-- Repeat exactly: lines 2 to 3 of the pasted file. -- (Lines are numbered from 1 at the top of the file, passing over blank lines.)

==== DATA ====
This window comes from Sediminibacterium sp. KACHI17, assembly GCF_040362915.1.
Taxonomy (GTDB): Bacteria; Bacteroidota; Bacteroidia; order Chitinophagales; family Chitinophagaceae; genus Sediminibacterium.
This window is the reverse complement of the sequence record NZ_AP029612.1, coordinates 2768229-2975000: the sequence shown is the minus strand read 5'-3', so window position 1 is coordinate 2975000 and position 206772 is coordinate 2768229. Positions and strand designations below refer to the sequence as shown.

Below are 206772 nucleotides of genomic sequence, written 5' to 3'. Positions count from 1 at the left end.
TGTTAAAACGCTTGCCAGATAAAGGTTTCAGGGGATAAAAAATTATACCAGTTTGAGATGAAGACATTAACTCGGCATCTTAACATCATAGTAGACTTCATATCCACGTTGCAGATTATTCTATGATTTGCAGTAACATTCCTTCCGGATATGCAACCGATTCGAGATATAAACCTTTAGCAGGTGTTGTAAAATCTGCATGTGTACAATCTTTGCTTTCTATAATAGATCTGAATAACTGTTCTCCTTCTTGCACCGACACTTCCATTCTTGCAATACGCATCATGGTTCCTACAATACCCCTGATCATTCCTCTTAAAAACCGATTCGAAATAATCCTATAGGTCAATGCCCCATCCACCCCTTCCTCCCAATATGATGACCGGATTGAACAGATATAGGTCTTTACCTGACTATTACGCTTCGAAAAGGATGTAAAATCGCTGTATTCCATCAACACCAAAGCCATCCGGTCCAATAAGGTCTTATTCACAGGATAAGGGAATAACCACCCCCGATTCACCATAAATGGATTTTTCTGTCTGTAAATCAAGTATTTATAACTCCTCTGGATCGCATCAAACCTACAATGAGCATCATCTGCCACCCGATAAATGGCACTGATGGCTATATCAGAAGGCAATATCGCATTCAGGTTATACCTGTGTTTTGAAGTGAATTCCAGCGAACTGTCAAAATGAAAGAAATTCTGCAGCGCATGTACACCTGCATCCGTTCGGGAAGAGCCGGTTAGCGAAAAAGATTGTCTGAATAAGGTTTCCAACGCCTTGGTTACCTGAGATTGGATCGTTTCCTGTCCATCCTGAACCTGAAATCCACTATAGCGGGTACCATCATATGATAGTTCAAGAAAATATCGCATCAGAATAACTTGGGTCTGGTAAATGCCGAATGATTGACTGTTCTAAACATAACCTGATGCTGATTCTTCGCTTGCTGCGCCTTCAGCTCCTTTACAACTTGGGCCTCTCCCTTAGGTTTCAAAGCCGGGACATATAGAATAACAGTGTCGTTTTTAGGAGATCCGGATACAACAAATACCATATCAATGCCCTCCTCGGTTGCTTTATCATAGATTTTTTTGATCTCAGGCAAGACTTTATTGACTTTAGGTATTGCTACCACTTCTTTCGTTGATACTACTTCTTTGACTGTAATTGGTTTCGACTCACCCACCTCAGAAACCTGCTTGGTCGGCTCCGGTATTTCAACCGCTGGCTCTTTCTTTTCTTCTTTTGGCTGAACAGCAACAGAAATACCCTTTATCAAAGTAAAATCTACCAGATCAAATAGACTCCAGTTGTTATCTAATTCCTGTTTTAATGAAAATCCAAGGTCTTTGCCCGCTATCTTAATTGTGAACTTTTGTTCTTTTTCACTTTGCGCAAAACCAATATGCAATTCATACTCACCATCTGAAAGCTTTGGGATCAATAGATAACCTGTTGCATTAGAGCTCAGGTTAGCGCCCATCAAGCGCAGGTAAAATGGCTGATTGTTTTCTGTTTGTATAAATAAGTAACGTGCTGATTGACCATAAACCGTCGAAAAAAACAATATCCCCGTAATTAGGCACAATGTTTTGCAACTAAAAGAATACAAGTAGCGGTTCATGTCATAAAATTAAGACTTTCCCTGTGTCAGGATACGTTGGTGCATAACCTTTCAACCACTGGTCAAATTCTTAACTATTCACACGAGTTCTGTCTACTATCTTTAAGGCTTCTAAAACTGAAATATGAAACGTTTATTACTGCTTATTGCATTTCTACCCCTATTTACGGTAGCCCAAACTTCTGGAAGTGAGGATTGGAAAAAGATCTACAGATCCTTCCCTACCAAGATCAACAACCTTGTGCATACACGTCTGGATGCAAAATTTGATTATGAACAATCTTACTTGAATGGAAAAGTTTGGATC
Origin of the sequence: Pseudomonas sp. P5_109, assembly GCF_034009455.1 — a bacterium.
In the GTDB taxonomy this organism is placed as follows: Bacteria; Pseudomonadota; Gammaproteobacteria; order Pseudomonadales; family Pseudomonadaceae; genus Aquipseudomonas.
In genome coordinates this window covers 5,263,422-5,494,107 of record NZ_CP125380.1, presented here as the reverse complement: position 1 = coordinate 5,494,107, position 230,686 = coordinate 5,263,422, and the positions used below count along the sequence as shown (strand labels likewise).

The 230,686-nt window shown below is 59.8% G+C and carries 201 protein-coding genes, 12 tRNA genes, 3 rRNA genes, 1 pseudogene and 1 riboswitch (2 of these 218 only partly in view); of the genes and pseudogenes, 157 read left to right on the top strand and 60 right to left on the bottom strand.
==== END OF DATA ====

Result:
Taxonomy (GTDB): Bacteria; Bacteroidota; Bacteroidia; order Chitinophagales; family Chitinophagaceae; genus Sediminibacterium.
This window is the reverse complement of the sequence record NZ_AP029612.1, coordinates 2768229-2975000: the sequence shown is the minus strand read 5'-3', so window position 1 is coordinate 2975000 and position 206772 is coordinate 2768229. Positions and strand designations below refer to the sequence as shown.